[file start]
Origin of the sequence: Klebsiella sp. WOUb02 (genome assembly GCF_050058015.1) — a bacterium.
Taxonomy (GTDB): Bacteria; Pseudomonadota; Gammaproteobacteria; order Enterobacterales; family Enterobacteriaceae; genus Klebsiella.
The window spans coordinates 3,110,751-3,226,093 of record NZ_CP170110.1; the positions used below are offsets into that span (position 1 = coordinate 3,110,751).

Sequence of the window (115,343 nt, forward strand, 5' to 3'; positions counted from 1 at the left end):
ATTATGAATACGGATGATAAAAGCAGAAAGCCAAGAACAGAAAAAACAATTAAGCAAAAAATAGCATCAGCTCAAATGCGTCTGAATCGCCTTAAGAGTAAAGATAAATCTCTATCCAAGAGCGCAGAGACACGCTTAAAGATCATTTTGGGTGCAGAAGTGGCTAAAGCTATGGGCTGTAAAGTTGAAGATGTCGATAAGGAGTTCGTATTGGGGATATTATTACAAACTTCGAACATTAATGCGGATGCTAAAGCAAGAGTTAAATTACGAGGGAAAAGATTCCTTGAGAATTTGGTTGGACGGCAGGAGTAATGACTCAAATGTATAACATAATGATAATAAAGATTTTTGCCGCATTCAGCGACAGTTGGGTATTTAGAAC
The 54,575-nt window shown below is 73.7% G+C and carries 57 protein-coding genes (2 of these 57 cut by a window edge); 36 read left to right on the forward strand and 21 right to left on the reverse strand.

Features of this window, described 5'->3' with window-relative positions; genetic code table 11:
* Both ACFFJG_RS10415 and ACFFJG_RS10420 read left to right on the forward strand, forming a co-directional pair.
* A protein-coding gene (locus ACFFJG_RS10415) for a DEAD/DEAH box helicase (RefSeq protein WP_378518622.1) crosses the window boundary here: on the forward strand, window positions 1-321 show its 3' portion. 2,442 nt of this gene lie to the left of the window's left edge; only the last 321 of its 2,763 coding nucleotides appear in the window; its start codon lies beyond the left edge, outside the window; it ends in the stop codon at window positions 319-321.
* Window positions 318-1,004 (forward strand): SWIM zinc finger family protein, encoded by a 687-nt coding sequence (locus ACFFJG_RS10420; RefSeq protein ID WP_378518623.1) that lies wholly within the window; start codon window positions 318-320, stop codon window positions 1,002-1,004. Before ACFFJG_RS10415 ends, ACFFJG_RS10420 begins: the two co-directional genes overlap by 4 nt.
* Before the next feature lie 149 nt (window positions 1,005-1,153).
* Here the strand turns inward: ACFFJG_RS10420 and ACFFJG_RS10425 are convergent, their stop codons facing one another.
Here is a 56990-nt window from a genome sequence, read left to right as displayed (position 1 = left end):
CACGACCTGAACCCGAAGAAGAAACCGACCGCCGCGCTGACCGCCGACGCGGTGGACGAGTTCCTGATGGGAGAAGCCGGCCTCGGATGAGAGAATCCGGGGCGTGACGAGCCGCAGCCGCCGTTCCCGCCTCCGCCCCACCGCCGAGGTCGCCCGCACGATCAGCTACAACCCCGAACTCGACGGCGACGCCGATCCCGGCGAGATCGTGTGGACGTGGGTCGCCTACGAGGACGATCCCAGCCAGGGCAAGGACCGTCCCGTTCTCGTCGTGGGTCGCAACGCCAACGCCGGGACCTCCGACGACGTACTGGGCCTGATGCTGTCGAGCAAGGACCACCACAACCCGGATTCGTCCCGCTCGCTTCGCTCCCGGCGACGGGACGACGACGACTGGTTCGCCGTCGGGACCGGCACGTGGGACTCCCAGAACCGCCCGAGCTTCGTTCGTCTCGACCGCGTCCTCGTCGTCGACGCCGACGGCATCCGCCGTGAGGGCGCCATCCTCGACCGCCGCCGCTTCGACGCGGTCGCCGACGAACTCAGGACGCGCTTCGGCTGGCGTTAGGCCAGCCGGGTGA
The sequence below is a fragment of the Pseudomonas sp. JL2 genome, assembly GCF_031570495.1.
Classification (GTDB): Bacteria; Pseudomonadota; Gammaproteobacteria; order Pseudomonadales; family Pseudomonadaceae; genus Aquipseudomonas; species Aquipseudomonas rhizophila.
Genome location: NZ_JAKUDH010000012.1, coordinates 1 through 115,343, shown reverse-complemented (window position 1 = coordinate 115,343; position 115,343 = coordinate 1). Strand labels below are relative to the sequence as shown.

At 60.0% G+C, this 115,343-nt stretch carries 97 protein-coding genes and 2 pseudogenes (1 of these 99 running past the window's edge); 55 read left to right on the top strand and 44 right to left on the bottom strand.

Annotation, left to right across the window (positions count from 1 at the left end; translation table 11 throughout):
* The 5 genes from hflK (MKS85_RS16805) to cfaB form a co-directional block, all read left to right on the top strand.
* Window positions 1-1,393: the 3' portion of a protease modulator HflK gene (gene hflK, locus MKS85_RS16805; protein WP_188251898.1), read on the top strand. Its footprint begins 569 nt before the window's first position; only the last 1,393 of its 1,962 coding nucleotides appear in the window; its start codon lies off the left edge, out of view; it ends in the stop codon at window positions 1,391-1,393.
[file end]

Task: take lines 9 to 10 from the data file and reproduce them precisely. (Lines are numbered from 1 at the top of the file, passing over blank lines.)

* A protein-coding gene (locus ACFFJG_RS10415) for a DEAD/DEAH box helicase (RefSeq protein WP_378518622.1) crosses the window boundary here: on the forward strand, window positions 1-321 show its 3' portion. 2,442 nt of this gene lie to the left of the window's left edge; only the last 321 of its 2,763 coding nucleotides appear in the window; its start codon lies beyond the left edge, outside the window; it ends in the stop codon at window positions 319-321.
* Window positions 318-1,004 (forward strand): SWIM zinc finger family protein, encoded by a 687-nt coding sequence (locus ACFFJG_RS10420; RefSeq protein ID WP_378518623.1) that lies wholly within the window; start codon window positions 318-320, stop codon window positions 1,002-1,004. Before ACFFJG_RS10415 ends, ACFFJG_RS10420 begins: the two co-directional genes overlap by 4 nt.